The Taking Of Boredom 123

Today’s strip goes beyond TB’s regular “tell, don’t show” philosophy into, well, “tell, don’t tell” territory I guess. We get a couple of 35 cent metaphors and learn NOTHING. Not a thing. In fact, you could swap the order of yesterday’s and today’s strips and it would make exactly as much sense as the present order. The Flash #123 made this big impact on this author avatar who went on to become a cartoonist… yeah, we knew that yesterday (or, 12 years ago, if you’ve ever read TB’s blog). Shouldn’t we be on to the why? The how? No, don’t bother with that, we need to hear a few more flowery words that restate what has already been restated ad nauseam.

This is beyond Herb and Jamaal‘s dopey non-specificity, which muddied the gags but didn’t keep the reader from recognizing that they existed. This glacial garbage muddies a complete lack of any substance to begin with. There is nothing here. Nothing. At all. No conflict, no suspense, no character development, no dispensation of information real or fictional. We’re waiting for a man to pay for a comic book. WE ARE WAITING FOR A MAN TO PAY FOR A COMIC BOOK. I’ll put up the $5.99 or whatever the #123 reprint costs just to get Batton the heck out of there.

59 Comments

Filed under Son of Stuck Funky

59 responses to “The Taking Of Boredom 123

  1. Epicus Doomus

    “The action, the mythology, the alternate universes and sub-universes, it sparked a creative fire within me that exploded into a huge conflagration and inspired me to create a fantastical fictional universe of my own, complete with its own mythology and multiple sub-universes. In this week’s installment a character spends six days receiving and opening a letter.”

    Sure Batton, whatever you say. And in 1975 Fonzie inspired me to leap my Big Wheel over fourteen wastebaskets, leaving me with a fear of ramps that persists to this very day. Guess who gives a shit? Do you think John or Crazy or Pete or Boy Lisa ever look at their watch and think “holy shit, it’s quarter to five already and so far today no geriatric former comic book writers or artists have wandered in off the street yet, I wonder what’s wrong?”. Because it must be so weird when that happens.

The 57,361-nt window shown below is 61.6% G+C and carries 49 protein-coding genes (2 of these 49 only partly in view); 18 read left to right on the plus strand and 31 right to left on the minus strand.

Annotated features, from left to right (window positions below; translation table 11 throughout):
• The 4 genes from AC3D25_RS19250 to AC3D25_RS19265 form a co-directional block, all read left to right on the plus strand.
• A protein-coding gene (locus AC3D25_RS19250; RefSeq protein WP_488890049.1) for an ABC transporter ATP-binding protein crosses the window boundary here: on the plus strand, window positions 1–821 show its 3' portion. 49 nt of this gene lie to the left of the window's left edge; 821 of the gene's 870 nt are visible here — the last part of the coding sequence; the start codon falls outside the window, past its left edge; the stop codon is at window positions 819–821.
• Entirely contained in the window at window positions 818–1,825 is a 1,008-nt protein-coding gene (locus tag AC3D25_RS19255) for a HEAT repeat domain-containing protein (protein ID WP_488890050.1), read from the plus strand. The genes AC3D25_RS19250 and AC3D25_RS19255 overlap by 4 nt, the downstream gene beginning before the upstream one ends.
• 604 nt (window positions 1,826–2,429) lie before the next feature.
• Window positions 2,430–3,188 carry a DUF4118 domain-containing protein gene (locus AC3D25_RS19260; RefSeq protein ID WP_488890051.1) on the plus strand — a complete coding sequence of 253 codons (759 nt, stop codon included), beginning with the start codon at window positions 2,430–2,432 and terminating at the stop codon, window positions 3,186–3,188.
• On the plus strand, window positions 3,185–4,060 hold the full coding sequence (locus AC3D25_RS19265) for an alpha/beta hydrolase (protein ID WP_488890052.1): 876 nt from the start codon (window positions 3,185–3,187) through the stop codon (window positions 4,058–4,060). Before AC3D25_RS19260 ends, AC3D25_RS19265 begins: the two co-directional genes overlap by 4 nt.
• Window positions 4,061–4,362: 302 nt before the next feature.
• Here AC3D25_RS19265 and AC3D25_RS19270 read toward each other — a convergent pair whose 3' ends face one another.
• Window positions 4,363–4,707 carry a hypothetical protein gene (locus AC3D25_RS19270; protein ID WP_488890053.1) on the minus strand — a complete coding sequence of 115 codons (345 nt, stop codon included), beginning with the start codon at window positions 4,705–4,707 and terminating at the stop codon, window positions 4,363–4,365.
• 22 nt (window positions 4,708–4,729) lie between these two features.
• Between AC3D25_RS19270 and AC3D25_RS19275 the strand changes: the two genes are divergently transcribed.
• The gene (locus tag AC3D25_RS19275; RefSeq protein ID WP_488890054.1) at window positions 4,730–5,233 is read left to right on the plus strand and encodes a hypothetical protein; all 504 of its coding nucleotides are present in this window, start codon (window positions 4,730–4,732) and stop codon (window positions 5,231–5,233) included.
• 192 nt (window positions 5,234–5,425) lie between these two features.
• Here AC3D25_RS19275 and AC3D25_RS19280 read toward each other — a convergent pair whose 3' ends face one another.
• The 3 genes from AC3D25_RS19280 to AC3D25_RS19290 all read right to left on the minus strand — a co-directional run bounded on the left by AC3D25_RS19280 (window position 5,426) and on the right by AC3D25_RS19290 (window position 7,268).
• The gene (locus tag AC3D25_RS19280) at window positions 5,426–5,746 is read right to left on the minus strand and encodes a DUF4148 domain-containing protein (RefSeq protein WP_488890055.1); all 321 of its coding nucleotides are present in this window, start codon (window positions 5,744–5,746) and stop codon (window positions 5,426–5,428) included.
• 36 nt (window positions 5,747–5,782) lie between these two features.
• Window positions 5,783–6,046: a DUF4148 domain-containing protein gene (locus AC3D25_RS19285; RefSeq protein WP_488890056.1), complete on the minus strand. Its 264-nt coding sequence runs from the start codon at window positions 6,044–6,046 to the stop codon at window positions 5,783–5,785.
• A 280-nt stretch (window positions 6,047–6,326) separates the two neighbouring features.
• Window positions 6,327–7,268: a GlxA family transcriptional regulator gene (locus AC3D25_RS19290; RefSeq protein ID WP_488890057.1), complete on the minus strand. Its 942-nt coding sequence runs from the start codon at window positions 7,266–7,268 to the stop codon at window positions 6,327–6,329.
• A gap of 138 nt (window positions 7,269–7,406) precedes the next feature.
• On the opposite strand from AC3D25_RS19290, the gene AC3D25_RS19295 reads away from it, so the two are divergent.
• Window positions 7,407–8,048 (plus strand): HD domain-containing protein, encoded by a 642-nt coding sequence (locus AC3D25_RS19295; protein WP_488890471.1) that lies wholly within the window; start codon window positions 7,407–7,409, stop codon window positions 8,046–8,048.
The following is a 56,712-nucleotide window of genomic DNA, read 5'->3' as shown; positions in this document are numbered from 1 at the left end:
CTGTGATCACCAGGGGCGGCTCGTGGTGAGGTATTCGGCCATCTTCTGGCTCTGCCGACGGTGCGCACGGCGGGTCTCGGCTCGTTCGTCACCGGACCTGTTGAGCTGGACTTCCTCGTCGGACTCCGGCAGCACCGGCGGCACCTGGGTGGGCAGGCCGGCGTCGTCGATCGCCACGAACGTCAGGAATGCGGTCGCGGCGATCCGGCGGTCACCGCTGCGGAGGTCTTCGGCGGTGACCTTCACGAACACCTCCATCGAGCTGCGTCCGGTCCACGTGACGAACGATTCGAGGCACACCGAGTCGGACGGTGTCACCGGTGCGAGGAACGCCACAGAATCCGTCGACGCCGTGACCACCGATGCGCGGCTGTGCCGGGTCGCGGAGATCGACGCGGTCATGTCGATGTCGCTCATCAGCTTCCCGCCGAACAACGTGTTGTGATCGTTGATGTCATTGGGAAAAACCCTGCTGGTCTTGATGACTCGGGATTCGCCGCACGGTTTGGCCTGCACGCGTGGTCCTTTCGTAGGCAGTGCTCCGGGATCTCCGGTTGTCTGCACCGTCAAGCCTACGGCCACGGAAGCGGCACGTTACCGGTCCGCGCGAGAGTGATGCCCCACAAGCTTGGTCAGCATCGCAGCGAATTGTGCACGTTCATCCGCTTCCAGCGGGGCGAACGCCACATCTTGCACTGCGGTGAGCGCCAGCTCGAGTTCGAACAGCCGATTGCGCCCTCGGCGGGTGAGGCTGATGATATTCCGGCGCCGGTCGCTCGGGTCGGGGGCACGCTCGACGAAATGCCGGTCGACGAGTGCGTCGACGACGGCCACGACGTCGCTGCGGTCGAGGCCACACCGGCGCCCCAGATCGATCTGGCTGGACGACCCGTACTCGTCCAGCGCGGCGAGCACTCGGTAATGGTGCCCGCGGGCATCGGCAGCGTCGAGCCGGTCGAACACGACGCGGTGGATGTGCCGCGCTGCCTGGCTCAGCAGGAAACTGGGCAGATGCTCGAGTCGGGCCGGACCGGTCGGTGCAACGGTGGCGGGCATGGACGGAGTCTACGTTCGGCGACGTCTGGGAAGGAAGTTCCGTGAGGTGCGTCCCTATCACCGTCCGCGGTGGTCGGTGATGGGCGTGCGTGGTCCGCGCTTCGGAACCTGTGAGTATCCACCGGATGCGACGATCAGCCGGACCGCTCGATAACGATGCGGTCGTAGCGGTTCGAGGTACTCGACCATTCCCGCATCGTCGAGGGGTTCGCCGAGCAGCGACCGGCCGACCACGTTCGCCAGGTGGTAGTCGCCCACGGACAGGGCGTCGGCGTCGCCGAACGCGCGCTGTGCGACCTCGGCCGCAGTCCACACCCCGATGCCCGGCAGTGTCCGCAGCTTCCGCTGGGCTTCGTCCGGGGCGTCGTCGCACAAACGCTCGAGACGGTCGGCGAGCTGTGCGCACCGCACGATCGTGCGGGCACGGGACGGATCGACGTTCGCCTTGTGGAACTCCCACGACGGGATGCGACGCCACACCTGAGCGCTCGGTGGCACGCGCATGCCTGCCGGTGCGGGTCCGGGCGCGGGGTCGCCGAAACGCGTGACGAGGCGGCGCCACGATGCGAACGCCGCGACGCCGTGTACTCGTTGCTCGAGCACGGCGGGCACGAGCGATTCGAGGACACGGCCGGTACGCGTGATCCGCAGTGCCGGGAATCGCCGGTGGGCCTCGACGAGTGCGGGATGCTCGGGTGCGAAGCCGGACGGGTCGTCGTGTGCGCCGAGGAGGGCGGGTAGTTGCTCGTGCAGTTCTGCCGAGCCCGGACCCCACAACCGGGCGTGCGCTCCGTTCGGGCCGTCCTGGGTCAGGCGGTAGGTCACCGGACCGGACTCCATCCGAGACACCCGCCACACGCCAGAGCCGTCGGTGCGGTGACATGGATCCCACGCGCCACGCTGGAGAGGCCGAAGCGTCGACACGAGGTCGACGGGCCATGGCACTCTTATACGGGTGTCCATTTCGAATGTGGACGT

2. William Thompson

    “Impacted my blahblahblah like a meteor? An immortal wound?” Translation: “Reading this issue left me brain-damaged, which is why I became a failure of a comic-book perpetrator!”

  3. Banana Jr. 6000

    And with panel two, Tom Batiuk has just won the Bulwer-Lytton Fiction Contest for 2021!

    Seriously, WTF is that mess?

  4. ComicBookHarriet

    Today is EMBARASSINGLY non-specific. It’s not just yesterday and today that are swap-able.

    You could swap in ANY book title in panel 2, without changing another word, and it still makes perfect sense. I personally got a good chuckle substituting ‘Dianetics: The Modern Science of Mental Health’

    • ComicBookHarriet

      I cracked myself up again, subbing in ‘Twilight’.

    • Epicus Doomus

      “American Psycho” makes it way more interesting too.

    • Hitorque

      “The Turner Diaries”

      “Tom of Finland: Bikers, Vol. 2”

      “The Best of Letters to Penthouse Forum, Vol. XXXIII”

      “The Autobiography of Malcom X”

      “Soylent Green”

      “Wiseguy”

      “The Enigma of Amigara Fault”

      “The Spook Who Sat By the Door”

      “Pictures: Robert Mapplethorpe”

      “Uncensored: My Year Behind the Scenes with Michael Lucas and His Models”

      “Pimp: The Story of My Life” by Iceberg Slim

      “Battle Hymn: Revelations of the Sinister Plan for a New World Order”

      “Chilton Repair Manual for Dodge Omni, (1978-1988)”

      “The Global Jewish Conspiracy to Meddle in the Daily Affairs of Decent, God-fearing Americans in Northeast Ohio”